moderate expense result a very rapid distillation, and thus as compared with small steam engines, one gas producer does the work of two even when supplied with the comparaor three gas producers of the type hith- tively expensive gas from our town gas erto employed; this more concentrated mains, and all that will be required is an action will moreover allow of the intro- extension of the principle of operation duction of gaseous fuel, where want of already established. The realization of space and considerations of economy such a plan would, of course, involve have militated hitherto against it, and in many important considerations, and may favor of the ordinary coal furnace. It be looked upon as one of those subjects has been already proved that steam the accomplishment of which may be left boilers can be worked economically on for the energy and inventive power of land with gaseous fuel, and there is no the rising generation of engineers. reason that I know of why the same Before leaving this branch of the submode of working should not also be ap- ject, I wish to call attention to a favorite plied to marine boilers. The marine suggestion which I had occasion to engine has within the last fifteen years make some years ago. It consists in been improved to an extent which is placing gas producers at the bottom of truly surprising; the consumption of the coal mines themselves, so that incoal, which at the commencement of that stead of having to raise the coal by meperiod was never less than 8 lbs. per chanical power, the combustible gases horse power, has been reduced by ex-; ascending from the depth of the mine to pansive working in compound cylinders the surface would acquire by virtue of to 2 lbs. or even less per actual horse their low specific gravity such an onpower. The mode of firing marine boilers ward pressure that they could be conhas, however, remained the same as it ducted in tubes to distances of many was in the days of Watt and Fulton. In miles, thus saving the cost of raising crossing the Atlantic one may see a con- and transporting the solid fuel. Glassiderable number of men incessantly em- gow, with its adjoining coal fields, ap. ployed in the close stoke hole of the ves- pears to me a particularly favorable losel opening the fire doors and throwing cality for putting such a plan to a pracin fuel. Each charge gives rise to the tical trial, and the well-known enterprise development of great clouds of black of its inhabitants makes me sanguine of smoke issuing from the chimney, to the its accomplishment. When thus supgreat annoyance and discomfort of the plied with gaseous fuel, the town would passengers on deck. If, instead of this, not only be able to boast of a clear atthe fuel could be discharged mechani- mosphere, but the streets would be recally into one or more gas producers, the lieved of the most objectionable portion gaseous fuel produced would maintain of the daily traffic. the boilers at a very uniform heat, with I now approach another and the last out necessitating the almost superhuman portion of my address, the attainment toil of the firemen ; no smoke or dust of very intense degrees of heat either would be emitted from the chimney, and for effecting fusion or chemical decona large saving of fuel would be effected. position. Although by means of the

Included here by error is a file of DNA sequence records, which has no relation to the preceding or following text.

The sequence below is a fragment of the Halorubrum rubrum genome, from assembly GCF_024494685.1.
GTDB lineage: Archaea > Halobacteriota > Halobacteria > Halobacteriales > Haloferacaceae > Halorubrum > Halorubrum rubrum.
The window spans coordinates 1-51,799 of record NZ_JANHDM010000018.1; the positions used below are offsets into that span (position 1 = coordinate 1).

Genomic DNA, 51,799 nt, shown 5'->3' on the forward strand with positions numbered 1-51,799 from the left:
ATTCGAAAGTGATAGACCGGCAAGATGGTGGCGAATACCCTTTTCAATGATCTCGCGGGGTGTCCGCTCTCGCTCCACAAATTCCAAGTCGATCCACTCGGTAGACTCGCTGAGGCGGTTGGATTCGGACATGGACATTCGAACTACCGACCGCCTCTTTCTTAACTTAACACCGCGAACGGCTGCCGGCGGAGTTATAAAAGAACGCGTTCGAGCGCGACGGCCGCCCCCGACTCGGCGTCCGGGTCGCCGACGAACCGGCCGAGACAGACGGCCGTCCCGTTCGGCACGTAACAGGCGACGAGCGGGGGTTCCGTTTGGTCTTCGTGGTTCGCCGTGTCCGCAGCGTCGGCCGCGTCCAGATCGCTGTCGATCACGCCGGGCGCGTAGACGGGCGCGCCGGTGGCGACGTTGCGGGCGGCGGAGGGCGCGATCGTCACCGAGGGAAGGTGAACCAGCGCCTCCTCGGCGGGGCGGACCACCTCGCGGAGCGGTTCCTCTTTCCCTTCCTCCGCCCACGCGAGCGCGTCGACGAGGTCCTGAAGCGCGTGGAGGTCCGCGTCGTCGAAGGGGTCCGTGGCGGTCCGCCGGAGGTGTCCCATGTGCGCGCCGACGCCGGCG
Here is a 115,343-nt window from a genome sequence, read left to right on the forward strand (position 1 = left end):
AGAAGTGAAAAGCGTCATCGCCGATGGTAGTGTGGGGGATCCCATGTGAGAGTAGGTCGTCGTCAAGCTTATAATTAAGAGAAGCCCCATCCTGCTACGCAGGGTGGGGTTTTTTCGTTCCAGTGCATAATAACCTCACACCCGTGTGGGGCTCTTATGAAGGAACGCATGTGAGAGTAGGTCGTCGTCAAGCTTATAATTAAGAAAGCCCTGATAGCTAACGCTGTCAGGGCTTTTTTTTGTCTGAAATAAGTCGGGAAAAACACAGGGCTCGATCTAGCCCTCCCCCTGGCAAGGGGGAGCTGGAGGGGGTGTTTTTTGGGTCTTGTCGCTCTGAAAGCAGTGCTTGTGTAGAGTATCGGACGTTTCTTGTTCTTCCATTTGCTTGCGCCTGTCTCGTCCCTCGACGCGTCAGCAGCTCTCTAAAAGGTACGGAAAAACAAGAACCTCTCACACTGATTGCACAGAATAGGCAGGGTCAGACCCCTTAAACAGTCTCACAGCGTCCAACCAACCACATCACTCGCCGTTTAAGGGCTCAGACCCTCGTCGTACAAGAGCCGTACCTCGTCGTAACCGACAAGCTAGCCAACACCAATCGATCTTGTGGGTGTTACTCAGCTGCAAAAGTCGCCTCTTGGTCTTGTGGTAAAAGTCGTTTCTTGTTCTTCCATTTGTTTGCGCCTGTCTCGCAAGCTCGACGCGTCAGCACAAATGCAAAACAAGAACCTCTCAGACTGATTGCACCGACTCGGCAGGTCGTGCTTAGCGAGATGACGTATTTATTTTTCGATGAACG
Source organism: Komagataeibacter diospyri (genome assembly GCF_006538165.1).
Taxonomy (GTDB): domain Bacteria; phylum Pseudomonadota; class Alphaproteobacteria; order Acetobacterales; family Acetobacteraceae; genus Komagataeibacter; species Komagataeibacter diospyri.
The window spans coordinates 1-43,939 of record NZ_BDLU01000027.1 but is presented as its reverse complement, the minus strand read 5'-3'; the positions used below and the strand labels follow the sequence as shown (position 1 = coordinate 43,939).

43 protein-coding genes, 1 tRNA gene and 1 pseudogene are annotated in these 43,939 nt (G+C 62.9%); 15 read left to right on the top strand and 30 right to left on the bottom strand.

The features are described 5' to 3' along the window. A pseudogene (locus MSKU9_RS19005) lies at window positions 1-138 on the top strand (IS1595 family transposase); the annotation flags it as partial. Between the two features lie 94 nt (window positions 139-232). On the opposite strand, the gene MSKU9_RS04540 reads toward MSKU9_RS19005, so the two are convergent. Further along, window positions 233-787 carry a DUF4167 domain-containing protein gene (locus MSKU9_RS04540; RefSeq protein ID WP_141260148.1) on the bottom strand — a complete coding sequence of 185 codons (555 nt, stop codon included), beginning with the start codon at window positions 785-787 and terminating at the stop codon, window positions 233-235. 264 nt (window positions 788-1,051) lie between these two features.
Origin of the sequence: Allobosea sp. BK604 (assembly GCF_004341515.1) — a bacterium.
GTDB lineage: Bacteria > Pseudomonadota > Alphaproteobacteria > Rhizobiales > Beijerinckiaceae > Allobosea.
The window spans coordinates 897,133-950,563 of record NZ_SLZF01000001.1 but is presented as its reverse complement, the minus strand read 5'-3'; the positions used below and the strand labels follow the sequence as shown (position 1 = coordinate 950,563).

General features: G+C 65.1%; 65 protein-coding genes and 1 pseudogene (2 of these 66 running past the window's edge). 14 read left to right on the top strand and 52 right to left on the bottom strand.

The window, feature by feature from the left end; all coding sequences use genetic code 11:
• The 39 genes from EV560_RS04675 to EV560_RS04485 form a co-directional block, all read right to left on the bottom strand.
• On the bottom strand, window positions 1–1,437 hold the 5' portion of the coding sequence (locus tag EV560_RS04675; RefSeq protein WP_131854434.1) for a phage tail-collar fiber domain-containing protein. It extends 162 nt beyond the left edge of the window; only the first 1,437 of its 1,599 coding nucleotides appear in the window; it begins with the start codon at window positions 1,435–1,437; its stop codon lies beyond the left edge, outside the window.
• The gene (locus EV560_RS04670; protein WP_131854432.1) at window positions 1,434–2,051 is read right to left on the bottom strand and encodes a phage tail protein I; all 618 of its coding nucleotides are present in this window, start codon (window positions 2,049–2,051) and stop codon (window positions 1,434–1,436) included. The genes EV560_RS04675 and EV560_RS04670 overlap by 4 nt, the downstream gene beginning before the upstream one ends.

This change would be specially appre- combustion of either solid or gaseous ciated by the numerous tourists visiting fuel heats are produced which suffice for the Western Highlands. Speaking from all ordinary purposes, there is a limit my own experience on one occasion, I imposed upon the degree of temperamay say that the pleasure of a trip on ture attainable by any furnace dependthe beautiful Loch Lomond was very se- ing upon combustion. It has en riously marred in consequence of the shown by Bunsen and by St. Claire De fumigation which my fellow-passengers ville, that at certain temperatures the